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Spring 2019


Are You An Advocate of Body Donation?

Help Us Spread the Word!

As a supporter of whole body donation, you know just how important body donors are to the medical community. Unfortunately, body donation doesn’t get the same outpouring of government and celebrity support as organ donation, and thus very few people even know it’s an option for final arrangements. This is why we’re asking for your help in spreading the word about this very important end of life option.

To help you out, we’ve developed a special “Advocate Program” specifically for those of you who are actively engaged in your community. As an official Science Care body donation advocate, you will now have the opportunity to physically hand out registration brochures complete with registration cards which become active when the recipient calls us to activate. It’s really simple and the brochures look great!

If this program sounds like a fit for you, head on over to our Advocate Page and we’ll give you more details on how you can help. If you're have trouble getting to the page, just give us a call at 800.417.3747. 





Health News


Flu outbreak with second strain could last until May: What you need to know

(USA Today – MSN) - While this year's flu season hasn't been as brutal as past years, health experts say we still aren't in the clear — a more severe strain now accounts for nearly half of all new cases, and flu season could linger until May. A different strain of the flu virus, a "variant" virus, now accounts for 46.9 percent of cases, the Centers for Disease Control and Prevention says. Read more


Researchers hope experimental 2.5-minute sepsis test could save lives

(CNN) - UK researchers have developed a test they say might quickly identify sepsis, a potentially fatal complication from an infection.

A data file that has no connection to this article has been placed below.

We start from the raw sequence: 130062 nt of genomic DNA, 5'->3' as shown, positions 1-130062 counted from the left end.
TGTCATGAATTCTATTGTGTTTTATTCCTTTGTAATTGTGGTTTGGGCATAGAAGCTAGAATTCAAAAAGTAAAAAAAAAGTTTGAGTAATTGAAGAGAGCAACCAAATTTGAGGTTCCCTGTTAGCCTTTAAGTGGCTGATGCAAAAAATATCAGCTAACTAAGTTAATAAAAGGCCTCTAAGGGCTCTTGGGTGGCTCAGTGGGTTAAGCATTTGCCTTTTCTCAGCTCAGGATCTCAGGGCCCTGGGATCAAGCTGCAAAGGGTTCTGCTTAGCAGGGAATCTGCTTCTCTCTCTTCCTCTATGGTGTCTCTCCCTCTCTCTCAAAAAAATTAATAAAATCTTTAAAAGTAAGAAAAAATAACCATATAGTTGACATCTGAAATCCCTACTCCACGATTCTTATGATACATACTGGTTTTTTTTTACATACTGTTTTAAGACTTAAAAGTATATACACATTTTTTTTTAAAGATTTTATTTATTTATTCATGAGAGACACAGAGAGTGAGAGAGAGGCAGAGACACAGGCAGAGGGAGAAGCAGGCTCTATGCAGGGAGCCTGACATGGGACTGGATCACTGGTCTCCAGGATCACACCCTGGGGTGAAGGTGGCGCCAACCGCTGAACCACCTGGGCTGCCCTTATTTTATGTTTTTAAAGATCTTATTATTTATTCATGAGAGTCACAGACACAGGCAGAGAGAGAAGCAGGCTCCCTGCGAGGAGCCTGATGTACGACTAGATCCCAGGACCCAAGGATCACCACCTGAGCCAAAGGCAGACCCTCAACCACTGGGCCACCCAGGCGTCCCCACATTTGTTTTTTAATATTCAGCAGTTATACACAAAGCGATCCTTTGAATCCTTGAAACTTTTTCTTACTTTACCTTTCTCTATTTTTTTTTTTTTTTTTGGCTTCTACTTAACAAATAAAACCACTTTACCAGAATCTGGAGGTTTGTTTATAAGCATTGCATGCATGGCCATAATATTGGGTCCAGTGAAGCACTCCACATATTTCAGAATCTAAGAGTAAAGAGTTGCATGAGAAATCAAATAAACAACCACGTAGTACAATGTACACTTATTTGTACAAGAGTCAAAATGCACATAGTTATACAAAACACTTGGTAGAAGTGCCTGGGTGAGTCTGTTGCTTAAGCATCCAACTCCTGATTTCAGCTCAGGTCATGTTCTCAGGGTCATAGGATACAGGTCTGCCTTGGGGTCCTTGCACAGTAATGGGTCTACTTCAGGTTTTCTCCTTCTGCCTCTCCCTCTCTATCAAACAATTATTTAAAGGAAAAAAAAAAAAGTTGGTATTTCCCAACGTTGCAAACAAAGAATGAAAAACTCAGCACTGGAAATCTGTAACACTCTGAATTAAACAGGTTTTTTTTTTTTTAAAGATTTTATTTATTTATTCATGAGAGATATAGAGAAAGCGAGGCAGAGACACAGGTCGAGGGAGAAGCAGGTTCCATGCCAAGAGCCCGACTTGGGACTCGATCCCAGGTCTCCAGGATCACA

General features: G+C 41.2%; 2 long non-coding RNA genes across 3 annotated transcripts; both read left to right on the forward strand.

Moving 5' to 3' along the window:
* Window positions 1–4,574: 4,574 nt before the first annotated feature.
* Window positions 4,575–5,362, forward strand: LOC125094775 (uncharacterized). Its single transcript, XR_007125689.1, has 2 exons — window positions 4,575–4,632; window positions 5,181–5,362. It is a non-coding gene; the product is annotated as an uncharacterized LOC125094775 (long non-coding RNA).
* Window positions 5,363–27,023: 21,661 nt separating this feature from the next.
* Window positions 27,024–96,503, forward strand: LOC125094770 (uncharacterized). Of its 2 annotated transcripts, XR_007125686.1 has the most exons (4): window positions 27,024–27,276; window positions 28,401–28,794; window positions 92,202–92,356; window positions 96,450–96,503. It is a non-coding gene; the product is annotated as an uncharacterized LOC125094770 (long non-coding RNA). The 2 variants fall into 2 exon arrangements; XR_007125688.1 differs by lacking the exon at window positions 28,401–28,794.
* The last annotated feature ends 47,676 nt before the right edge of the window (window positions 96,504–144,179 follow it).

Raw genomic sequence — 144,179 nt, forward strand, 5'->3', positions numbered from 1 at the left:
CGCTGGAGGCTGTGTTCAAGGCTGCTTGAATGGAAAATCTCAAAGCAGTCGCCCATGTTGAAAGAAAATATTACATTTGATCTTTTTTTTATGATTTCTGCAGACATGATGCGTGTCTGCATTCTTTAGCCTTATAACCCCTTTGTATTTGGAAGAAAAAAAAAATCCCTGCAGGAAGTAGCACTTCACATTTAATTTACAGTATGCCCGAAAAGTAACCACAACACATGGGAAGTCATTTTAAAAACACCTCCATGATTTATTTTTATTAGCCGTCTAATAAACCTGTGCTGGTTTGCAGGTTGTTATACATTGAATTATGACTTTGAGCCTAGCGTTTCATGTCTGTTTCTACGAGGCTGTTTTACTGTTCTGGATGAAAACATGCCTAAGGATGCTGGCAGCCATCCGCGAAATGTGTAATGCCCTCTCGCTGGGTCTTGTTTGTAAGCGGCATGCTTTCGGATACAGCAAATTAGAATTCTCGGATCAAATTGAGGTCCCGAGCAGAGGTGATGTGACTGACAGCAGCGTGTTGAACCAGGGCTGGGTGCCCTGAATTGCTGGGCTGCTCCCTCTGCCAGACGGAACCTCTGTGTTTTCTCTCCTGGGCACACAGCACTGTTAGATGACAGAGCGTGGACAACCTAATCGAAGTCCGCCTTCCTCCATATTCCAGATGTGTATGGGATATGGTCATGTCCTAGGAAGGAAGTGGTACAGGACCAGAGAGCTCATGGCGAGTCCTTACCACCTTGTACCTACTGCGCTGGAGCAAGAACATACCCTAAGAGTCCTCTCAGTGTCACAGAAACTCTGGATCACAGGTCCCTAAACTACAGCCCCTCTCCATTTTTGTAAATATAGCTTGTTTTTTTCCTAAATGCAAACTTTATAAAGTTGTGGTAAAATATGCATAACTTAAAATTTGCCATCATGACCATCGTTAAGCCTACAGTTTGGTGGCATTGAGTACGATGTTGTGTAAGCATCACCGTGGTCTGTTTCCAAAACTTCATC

Scientists at Scotland's University of Strathclyde developed an experimental microelectrode device that analyzes a patient's blood and provides results as quickly as 2.5 minutes. Current testing methods for sepsis can take up to 72 hours. Read more


Scientists find brain cells that make pain hurt

(NPR) - Pain is a complicated experience. Our skin and muscles sense it, just like they sense softness or warmth. But unlike other sensations, the experience of pain is distinctly unpleasant. While it has long been understood how nerves signal pain to the brain, scientists haven't known how the brain adds a layer of unpleasantness.

Findings of a study published in Science offer an answer…Read more...


Frequent use of aspirin can lead to increased bleeding, study finds

(Science Daily) - A new study published in the Journal of the American Medical Association (JAMA) has found that taking aspirin on a regular basis to prevent heart attacks and strokes, can lead to an increase risk of almost 50% in major bleeding episodes….Read more


You don't have to go no-carb: instead, think slow carb

(NPR) - It's trendy to go low-carb these days, even no carb. And, yes, this can lead to quick weight loss.

But ditching carbs is tough to do over the long haul. For starters, you're swimming upstream. On average, adults in the U.S. get about 50 percent of their daily calories from carbohydrates. And, if you truly cut out all carbs, you'll have to give up fruits, vegetables, whole grains and beans — which are the building blocks of a healthy diet…Read more.



Stories & More


Crushing it with crutches, athlete with spina bifida takes on extreme racing

(CNN) - Misty Diaz showed no fear as she lined up for the Red Bull 400, a brutal foot race straight up the Olympic ski jump in Park City, Utah.